A smart, contemporary take on a timely classic that is sure to please Sherlock aficionados of all ages.

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EVERY BREATH

James Mycroft (whose surname matches that of Sherlock Holmes’ “much-smarter brother”) is a chain-smoking modern teenager obsessed with forensics in this fresh Aussie reboot of the popular detective franchise. 

The first thing debut author Marney does right is withstand the temptation to overexplain the Holmes connection. Narrator Rachel Watts states early on in the story that she and her neighbor Mycroft “are on a strictly last-name basis….He said if Sherlock had Watson, it was only fair that Mycroft should have Watts.” From there, the plot thickens and darkens when Mycroft and Watts discover their homeless friend Dave’s dead body outside the zoo, where Mycroft’s aunt works. As they work to unravel the mystery of Dave’s murder, they struggle to come to terms with their troubled backgrounds while slowly falling for each other. Mycroft was the only survivor of a horrific car accident that killed his parents, while Watts is trying to process the loss of her family’s beloved farm and subsequent move to a busy suburb of Melbourne. All their satisfying, realistic sleuthing builds to a smashing climax that literally places them both in the zoo’s lion den, which finally forces them to admit how much they truly care for each other. Readers will be elated to find out that a sequel is on its way from Down Under. 

A smart, contemporary take on a timely classic that is sure to please Sherlock aficionados of all ages. (Mystery. 13 & up)

Pub Date: Oct. 14, 2014

ISBN: 978-1-77049-772-6

Page Count: 352

Publisher: Tundra

Review Posted Online: Aug. 12, 2014

Kirkus Reviews Issue: Sept. 1, 2014

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Busy, busy, busy…with portents of doom.

CHAIN OF GOLD

From the Last Hours series , Vol. 1

Clare’s (Ghosts of the Shadow Market, 2019, etc.) latest is set in the Shadowhunter world in the 20th century’s first decade (with frequent flashbacks to the previous one).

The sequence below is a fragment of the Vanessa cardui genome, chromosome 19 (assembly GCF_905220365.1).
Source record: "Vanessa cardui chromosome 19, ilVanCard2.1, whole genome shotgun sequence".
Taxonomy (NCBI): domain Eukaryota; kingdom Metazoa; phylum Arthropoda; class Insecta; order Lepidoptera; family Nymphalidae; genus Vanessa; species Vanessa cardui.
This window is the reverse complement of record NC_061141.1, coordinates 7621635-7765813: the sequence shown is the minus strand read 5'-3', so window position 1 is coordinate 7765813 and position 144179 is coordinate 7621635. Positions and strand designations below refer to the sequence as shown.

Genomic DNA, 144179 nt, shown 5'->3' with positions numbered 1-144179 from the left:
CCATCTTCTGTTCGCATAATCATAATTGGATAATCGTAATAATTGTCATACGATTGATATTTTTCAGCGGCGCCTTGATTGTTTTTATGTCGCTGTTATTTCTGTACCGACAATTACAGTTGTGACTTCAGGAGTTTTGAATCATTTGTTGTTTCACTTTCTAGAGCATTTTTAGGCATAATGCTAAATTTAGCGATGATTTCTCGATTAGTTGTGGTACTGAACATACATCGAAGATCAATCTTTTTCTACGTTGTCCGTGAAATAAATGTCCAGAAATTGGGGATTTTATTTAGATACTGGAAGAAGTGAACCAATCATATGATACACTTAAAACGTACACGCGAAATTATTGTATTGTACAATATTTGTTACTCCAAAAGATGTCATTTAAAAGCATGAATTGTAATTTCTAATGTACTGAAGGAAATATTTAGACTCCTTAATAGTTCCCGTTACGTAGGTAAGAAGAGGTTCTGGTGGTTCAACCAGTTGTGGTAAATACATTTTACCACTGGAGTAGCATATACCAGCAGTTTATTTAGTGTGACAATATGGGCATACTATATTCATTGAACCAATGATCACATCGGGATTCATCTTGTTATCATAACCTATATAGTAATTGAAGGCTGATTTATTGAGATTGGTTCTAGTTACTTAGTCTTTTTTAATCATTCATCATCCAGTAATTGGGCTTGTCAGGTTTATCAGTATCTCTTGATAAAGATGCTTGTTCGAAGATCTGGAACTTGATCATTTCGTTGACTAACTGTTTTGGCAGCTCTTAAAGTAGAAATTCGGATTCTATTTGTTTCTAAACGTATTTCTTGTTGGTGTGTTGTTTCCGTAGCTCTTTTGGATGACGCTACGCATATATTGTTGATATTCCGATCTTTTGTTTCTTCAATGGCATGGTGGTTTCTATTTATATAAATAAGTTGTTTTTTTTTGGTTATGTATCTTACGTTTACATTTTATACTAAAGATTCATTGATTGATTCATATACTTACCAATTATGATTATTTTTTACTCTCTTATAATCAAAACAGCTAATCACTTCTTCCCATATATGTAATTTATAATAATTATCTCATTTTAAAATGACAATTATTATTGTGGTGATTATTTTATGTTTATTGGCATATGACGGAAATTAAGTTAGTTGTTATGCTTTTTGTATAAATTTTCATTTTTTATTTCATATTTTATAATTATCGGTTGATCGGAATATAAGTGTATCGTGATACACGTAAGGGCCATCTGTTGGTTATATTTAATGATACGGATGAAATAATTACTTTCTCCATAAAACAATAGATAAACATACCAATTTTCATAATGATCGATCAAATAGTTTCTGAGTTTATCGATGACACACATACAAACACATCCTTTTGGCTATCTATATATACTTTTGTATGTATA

Teenage offspring of the Herondales, Carstairs, Fairchilds, and other angel-descended Nephilim continue their families’ demon-fighting ways amid a round of elegant London balls, soirees, salons, picnics, and romantic intrigues. James Herondale, 17-year-old son of Will and Tessa, finds himself and his “perfectly lethal dimple” hung up between two stunning new arrivals: Cordelia Carstairs, red-haired Persian/British wielder of a fabled magic sword, and Grace Blackthorn, an emotionally damaged but (literally, as the author unsubtly telegraphs) spellbinding friend from childhood. Meanwhile, a sudden outbreak of demonic attacks that leave more and more Shadowhunters felled by a mysterious slow poison plunges James and a cohort of allies into frantic searches for both a cause and an antidote. Ichor-splashed encounters with ravening boojums and even one of hell’s own princes ensue—all leading to final hints of a devastating scheme to destroy the Nephilim in which James himself is slated to play a central role. Characters have a range of skin tones, but ethnic diversity adds no texture to the portrayals; there is a lesbian cousin who wears traditionally male clothing and two young gay men (one tortured, the other less so).

Busy, busy, busy…with portents of doom. (Fantasy. 14-18)

Pub Date: March 3, 2020

ISBN: 978-1-4814-3187-3

Page Count: 624

Publisher: McElderry

Review Posted Online: Jan. 23, 2020

Kirkus Reviews Issue: Feb. 15, 2020

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Skip this uninspired entry into the world of medieval love and court intrigue.

THE BETROTHED

From the Betrothed series , Vol. 1

In an imagined setting evoking medieval England, King Jameson of Coroa pursues Hollis Brite.

The independent teenager makes Jameson laugh, but she lacks the education and demeanor people expect in a queen. Her friend Delia Grace has more knowledge of history and languages but is shunned due to her illegitimate birth. Hollis gets caught up in a whirl of social activity, especially following an Isolten royal visit. There has been bad blood between the two countries, not fully explained here, and when an exiled Isolten family also comes to court, Jameson generously allows them to stay. Hollis relies on the family to teach her about Isolten customs and secretly falls in love with Silas, the oldest son, even though a relationship with him would mean relinquishing Jameson and the throne. When Hollis learns of political machinations that will affect her future in ways that she abhors, she faces a difficult decision. Romance readers will enjoy the usual descriptions of dresses, jewelry, young love, and discreet kisses, although many characters remain cardboard figures. While the violent climax may be upsetting, the book ends on a hopeful note. Themes related to immigration and young women’s taking charge of their lives don’t quite lift this awkwardly written volume above other royal romances. There are prejudicial references to Romani people, and whiteness is situated as the norm.

Skip this uninspired entry into the world of medieval love and court intrigue. (Historical romance. 13-16)

Pub Date: May 5, 2020

ISBN: 978-0-06-229163-9

Page Count: 320

Publisher: HarperTeen

Review Posted Online: Feb. 5, 2020

Kirkus Reviews Issue: March 1, 2020

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